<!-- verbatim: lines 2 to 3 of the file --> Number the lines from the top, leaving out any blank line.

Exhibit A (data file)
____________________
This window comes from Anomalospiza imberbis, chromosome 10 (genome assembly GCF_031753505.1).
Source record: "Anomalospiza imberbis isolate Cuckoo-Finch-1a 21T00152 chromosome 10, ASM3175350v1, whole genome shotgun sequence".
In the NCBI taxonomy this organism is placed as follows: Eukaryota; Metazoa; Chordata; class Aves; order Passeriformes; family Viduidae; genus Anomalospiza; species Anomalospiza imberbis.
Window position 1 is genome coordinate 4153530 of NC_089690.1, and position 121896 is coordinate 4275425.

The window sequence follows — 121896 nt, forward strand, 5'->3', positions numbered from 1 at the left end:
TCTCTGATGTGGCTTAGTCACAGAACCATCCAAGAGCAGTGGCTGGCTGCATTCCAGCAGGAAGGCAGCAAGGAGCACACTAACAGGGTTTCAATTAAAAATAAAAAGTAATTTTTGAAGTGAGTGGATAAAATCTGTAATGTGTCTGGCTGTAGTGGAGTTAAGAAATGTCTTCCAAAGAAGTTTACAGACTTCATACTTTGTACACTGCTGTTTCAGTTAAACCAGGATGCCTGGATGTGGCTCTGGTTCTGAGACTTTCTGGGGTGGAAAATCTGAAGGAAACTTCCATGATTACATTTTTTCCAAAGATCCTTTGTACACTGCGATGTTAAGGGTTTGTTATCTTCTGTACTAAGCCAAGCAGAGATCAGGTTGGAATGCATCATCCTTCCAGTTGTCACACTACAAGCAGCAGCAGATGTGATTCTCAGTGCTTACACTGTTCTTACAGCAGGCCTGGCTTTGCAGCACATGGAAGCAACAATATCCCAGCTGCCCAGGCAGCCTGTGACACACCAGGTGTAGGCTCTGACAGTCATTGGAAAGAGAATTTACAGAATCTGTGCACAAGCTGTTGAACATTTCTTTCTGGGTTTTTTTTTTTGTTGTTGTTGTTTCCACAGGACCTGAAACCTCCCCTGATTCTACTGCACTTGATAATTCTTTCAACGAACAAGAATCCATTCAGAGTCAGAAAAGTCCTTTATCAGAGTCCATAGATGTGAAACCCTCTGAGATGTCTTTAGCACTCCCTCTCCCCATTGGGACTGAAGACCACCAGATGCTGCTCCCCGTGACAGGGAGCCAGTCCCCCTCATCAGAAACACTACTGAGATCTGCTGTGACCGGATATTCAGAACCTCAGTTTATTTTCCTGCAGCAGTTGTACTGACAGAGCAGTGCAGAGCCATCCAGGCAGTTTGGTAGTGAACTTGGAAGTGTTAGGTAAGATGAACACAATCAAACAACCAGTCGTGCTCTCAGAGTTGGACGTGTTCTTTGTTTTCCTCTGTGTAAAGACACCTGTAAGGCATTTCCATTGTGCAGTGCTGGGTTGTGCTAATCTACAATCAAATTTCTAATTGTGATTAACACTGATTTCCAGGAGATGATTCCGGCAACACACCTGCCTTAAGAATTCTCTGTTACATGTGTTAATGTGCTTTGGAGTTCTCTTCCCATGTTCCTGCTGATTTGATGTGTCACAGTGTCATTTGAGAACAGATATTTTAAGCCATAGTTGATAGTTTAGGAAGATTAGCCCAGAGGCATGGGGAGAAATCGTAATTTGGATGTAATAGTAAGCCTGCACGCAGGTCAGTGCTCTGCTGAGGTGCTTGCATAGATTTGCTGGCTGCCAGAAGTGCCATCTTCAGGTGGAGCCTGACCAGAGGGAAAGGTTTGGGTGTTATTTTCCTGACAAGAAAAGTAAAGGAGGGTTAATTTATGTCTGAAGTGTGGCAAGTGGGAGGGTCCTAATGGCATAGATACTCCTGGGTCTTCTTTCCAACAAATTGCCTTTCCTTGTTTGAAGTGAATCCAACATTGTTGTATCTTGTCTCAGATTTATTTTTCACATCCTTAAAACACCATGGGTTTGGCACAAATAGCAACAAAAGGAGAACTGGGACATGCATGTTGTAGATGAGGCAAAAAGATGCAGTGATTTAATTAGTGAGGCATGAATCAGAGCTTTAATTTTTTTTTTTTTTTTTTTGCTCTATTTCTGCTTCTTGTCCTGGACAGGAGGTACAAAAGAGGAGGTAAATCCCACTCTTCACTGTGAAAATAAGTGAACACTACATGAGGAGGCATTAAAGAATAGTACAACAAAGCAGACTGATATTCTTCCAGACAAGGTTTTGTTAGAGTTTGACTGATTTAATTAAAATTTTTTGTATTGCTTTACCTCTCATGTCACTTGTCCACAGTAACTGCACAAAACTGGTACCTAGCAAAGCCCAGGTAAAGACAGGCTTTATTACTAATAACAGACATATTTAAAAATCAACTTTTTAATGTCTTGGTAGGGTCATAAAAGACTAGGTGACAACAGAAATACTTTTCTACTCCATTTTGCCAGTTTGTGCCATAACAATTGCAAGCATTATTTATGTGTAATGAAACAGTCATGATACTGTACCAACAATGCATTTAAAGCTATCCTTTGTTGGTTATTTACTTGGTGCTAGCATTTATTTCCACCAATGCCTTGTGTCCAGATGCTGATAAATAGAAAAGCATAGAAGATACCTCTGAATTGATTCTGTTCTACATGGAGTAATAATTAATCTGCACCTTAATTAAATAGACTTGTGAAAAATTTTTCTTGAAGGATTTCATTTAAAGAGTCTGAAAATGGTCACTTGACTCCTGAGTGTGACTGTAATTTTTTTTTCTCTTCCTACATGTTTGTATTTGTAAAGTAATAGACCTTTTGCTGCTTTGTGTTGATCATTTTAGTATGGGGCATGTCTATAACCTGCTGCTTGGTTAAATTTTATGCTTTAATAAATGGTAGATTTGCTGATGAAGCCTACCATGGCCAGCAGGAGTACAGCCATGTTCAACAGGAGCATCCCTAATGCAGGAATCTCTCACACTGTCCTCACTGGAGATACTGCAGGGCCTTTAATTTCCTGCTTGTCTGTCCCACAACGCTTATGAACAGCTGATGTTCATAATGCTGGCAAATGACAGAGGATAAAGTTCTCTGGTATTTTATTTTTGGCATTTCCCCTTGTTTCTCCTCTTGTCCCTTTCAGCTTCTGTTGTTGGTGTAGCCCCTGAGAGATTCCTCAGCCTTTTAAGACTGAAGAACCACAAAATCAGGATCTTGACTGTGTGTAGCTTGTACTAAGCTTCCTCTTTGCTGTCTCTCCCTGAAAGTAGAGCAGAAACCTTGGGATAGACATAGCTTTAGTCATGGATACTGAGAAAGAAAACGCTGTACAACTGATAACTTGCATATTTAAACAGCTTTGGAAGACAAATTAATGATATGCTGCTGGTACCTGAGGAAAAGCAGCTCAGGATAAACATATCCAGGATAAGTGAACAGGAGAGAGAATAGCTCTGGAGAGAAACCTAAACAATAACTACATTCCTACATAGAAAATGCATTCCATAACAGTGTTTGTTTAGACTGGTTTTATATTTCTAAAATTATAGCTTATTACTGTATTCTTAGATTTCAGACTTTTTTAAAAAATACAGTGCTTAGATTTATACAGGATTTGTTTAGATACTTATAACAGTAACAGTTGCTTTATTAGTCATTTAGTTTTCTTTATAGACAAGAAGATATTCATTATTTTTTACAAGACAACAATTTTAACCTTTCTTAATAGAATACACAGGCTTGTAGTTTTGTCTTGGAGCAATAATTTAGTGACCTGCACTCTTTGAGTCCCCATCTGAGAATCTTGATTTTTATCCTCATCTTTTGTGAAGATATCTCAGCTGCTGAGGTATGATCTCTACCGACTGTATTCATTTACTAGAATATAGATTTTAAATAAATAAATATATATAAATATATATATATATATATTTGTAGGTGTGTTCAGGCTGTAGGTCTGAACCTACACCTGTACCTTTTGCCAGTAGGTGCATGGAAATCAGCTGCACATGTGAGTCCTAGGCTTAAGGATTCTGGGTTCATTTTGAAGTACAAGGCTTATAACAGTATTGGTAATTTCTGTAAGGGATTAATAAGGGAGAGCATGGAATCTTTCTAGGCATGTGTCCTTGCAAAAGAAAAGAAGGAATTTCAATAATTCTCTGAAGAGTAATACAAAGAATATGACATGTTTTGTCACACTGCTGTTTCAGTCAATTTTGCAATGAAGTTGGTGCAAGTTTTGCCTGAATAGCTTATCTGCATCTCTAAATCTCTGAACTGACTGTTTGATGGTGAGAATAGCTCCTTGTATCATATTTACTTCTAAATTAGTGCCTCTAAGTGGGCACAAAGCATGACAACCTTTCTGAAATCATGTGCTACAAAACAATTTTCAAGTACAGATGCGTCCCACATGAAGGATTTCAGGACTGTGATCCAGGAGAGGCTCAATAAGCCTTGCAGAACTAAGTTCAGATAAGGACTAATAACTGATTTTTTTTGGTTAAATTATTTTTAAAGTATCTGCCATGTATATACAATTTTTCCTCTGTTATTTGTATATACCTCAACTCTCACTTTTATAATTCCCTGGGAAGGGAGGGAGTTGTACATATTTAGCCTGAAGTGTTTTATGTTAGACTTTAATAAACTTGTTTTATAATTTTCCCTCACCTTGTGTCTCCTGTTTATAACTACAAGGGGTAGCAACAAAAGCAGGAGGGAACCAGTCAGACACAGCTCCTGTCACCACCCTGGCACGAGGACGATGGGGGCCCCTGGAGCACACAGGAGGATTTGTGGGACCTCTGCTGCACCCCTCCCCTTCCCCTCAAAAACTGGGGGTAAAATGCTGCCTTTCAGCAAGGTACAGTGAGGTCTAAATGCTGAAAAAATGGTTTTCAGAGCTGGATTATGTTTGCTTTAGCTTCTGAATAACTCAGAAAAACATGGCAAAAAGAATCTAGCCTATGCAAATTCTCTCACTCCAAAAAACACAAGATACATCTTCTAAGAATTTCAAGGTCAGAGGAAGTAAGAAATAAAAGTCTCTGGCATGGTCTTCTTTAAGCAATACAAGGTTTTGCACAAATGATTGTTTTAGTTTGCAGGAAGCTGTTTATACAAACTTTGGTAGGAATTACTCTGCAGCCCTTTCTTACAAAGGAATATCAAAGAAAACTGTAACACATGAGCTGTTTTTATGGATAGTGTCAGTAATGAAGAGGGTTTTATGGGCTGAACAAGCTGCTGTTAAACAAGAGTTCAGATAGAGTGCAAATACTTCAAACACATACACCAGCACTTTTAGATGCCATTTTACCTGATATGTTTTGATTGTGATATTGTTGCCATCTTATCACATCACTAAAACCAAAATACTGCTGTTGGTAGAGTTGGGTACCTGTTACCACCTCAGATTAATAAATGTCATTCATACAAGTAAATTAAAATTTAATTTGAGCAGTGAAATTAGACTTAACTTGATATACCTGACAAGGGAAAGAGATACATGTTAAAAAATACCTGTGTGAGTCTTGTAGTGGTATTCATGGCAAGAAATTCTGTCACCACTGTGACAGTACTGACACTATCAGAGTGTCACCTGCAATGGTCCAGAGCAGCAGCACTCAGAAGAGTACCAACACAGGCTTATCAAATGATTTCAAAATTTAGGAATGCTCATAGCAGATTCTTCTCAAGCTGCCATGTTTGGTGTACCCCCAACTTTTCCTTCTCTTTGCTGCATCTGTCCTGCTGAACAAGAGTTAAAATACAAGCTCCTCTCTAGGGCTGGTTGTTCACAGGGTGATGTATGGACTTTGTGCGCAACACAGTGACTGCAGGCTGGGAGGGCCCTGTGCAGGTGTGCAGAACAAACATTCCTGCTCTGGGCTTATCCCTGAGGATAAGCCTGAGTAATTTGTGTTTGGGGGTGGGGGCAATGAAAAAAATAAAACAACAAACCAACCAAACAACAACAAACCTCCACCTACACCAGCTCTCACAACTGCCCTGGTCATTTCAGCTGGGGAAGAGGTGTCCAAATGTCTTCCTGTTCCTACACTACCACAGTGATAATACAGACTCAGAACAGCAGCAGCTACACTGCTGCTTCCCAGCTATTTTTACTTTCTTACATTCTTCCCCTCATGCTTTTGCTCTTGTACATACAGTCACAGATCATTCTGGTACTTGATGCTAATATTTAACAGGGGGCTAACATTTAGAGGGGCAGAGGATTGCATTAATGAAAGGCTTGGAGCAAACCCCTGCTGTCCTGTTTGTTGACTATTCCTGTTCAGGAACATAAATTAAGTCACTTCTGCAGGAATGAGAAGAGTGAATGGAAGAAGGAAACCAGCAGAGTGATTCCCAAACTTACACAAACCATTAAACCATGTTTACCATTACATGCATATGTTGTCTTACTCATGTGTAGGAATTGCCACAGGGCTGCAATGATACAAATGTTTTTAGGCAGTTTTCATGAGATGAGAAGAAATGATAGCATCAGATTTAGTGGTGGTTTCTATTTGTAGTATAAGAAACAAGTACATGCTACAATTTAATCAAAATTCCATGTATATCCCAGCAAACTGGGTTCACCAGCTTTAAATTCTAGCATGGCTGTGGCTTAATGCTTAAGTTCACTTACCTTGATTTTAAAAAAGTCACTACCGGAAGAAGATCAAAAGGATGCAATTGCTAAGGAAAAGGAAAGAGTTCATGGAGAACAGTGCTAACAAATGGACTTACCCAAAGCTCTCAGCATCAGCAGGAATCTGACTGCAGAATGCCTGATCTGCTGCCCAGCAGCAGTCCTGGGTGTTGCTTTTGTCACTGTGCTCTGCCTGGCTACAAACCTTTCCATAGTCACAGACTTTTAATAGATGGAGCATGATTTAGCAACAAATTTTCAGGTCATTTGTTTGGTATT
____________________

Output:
Source record: "Anomalospiza imberbis isolate Cuckoo-Finch-1a 21T00152 chromosome 10, ASM3175350v1, whole genome shotgun sequence".
In the NCBI taxonomy this organism is placed as follows: Eukaryota; Metazoa; Chordata; class Aves; order Passeriformes; family Viduidae; genus Anomalospiza; species Anomalospiza imberbis.